The Problem With How We Are Measuring Leads

Full funnel measurement is the holy grail for revenue operations and marketing leaders. If you can measure everything from lead-to-revenue, you can accurately model the growth of your business and measure if you’re veering off track earlier by identifying trends in real time at the top of the funnel.

But there are substantial challenges to measuring the full funnel, and it starts with changing how we measure leads. In this post, I want to break those down and discuss how you can connect your data.

In this post, I’ll be referencing our 3VC model as core metrics – value, volume, velocity, and conversion rates. 

The problem with “leads”

Last year I wrote The Measurable Lead Model to try and break down some of the problems with waterfall models and ABM models for measuring what do we do with leads.

We still need a method to understand how many leads we’re creating, and how they’re impacting the business.

Think about these questions and how answering them would change the way you design programs: 

  • Do you know how many leads are from accounts that are already in active opportunities/pipeline? Of those do you know how many are enabling the deal the move further through the funnel?
  • Do you know how many leads are coming from existing customer accounts?
  • Do you know how many leads are second or third sales attempts?
  • Do you know how many leads are new?

In reality, you’re creating all of these leads all the time. The challenge comes with measuring leads and impact on pipeline. If you generate 1,000 MQLs this month, what amount of them are in each of those categories?

There are two main problems I see often:

  • measuring leads by using the created date – the date you’re added them to your database – to cohort their reporting. This is inaccurate because it only accounts for a single sales attempt (or no sales attempt). It’s simply the date you knew the person’s email address.
  • Only measuring and building processes for the Lead object, but not the Contact object in Salesforce. This is a glaring oversight – what happens when you convert a Lead to a Contact, subsequently lose that opportunity, and 6 months later that person (now a Contact in your database) requests a demo?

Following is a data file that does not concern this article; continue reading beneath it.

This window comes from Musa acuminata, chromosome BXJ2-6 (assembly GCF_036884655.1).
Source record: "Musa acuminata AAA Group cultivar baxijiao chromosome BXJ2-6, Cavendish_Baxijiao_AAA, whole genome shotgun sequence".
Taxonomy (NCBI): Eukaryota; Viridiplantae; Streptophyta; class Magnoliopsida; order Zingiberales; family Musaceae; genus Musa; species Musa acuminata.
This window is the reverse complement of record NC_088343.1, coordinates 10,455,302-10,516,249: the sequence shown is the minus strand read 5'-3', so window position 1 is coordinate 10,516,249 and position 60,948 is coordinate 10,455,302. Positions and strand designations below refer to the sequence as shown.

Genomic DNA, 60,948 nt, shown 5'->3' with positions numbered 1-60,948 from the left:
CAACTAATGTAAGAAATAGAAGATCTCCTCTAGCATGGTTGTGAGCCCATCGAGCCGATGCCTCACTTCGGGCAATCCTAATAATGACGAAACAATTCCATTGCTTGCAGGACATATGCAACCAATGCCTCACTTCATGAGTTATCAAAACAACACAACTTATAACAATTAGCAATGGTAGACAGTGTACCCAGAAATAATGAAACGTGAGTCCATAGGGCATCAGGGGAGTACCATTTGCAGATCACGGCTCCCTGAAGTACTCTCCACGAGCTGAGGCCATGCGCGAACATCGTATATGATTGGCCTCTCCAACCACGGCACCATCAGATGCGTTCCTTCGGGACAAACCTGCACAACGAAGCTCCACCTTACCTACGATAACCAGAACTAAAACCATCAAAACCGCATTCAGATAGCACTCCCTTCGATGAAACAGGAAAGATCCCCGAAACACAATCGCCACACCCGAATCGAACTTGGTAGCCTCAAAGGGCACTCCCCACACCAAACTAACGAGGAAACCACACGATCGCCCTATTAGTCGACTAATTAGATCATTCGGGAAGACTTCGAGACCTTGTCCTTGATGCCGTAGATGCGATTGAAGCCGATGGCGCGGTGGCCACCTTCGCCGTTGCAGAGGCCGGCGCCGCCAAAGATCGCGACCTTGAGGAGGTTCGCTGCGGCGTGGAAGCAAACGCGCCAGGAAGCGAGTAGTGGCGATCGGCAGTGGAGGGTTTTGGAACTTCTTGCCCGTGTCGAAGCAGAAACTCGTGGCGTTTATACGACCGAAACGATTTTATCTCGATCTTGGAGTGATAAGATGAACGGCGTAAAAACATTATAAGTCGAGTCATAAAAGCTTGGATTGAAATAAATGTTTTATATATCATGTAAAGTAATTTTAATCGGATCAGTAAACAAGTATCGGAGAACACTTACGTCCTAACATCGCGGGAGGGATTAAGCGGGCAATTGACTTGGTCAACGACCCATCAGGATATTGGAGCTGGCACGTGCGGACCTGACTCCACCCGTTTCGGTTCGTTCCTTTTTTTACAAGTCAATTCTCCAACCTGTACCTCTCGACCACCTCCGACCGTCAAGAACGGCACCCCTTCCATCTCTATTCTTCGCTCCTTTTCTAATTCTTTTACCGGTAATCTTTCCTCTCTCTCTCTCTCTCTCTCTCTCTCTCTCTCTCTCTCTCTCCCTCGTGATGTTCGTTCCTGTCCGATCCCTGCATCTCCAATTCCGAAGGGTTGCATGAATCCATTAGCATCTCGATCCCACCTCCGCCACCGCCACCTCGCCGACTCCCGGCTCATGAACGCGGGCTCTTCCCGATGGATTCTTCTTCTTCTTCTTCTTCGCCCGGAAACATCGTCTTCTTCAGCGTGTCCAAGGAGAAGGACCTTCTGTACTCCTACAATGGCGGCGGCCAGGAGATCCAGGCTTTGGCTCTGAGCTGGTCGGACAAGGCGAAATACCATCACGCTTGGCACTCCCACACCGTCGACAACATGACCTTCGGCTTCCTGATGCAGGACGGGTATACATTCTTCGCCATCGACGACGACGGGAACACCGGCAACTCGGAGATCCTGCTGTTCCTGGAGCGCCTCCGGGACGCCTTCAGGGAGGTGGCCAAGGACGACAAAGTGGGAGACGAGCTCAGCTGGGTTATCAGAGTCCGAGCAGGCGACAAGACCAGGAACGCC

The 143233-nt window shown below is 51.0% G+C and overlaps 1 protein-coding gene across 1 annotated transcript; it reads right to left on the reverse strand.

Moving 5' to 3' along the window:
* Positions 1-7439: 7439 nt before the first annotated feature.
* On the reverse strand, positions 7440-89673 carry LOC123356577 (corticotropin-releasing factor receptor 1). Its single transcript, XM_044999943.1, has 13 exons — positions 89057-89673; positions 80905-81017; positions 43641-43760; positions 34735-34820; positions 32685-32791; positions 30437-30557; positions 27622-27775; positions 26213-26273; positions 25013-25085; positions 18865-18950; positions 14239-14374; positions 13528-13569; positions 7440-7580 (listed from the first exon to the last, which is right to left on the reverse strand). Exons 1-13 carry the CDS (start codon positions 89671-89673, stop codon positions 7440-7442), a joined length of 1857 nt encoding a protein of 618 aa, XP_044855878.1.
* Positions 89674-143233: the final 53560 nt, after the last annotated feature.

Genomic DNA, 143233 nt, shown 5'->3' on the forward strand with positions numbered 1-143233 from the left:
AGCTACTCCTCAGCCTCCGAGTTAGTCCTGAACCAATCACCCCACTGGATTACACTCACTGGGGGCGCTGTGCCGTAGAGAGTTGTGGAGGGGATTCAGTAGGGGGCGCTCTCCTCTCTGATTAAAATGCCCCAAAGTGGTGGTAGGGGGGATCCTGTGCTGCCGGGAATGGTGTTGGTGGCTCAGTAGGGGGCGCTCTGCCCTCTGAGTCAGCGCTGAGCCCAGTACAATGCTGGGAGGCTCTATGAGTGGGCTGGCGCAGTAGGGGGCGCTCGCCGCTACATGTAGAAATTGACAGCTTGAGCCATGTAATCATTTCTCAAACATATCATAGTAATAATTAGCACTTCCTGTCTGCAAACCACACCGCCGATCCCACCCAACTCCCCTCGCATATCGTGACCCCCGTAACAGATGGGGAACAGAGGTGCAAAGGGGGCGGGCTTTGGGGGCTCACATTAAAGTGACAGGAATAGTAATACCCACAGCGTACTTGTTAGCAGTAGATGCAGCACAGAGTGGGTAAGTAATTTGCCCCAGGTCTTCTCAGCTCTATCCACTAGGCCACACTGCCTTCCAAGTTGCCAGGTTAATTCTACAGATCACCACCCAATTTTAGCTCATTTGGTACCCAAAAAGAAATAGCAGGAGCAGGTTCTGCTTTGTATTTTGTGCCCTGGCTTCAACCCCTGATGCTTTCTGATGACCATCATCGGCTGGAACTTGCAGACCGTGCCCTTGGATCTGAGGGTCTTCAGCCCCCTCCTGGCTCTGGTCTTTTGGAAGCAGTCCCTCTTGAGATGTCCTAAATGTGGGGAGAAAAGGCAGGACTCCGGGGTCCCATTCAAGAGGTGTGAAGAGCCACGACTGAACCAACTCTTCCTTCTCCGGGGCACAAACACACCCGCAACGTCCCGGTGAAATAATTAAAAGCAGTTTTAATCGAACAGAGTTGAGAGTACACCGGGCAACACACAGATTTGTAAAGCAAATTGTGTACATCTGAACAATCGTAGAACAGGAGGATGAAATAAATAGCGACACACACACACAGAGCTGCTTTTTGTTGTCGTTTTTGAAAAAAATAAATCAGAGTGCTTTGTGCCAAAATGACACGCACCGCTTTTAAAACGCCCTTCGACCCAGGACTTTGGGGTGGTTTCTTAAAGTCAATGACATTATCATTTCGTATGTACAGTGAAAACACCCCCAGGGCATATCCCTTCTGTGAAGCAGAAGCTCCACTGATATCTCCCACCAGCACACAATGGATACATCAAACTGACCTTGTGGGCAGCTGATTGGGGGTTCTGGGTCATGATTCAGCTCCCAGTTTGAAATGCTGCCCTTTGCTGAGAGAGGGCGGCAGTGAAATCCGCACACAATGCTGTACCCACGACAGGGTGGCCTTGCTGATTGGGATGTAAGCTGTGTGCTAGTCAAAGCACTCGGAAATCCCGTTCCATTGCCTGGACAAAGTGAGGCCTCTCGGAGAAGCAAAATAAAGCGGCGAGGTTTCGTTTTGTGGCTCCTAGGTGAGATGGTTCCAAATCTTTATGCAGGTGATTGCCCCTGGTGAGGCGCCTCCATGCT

Because of issues in the Salesforce data model, it can be hard to get at these answers in Salesforce – but you can answer all of these questions with our full funnel reporting. But first, let’s dive into why this is important.

  1. why cohort dates matter for all your reporting

  2. why account-based and people-based reports need to be considered

  3. how measuring the full funnel gives you super powers

1. Cohorts: are they ratios or conversion rates?

One of the largest challenges with connecting the full funnel is how you cohort your data.

In an ideal world, you want to measure from when the lead became known to you – how long does it take to:

  1. assign the lead to a sales rep?

  2. convert it to an opportunity?

  3. reach a pipeline stage?

  4. become a won customer?

In practice, it’s pretty difficult to get that data out of Salesforce. For example, these are the easy to access dates you can report from:


  • Created Date
  • Campaign Date
  • Assigned Date


  • Created date
  • Pipeline date
  • Close Date

For many organizations, the lead and opportunity funnels are disconnected, and reports will use one date for leads, and another for opportunities – meaning these data sets aren’t connected, they’re approximate. The funnel is presented as point in time ratios.

Within Varicent Lift, we’ve grouped all of these dates on a unified timeline through the account – enabling us to see where a person is in their lifecycle and view it in relation to what’s happening in the opportunity.

This enables you to view the full funnel from a single cohort date.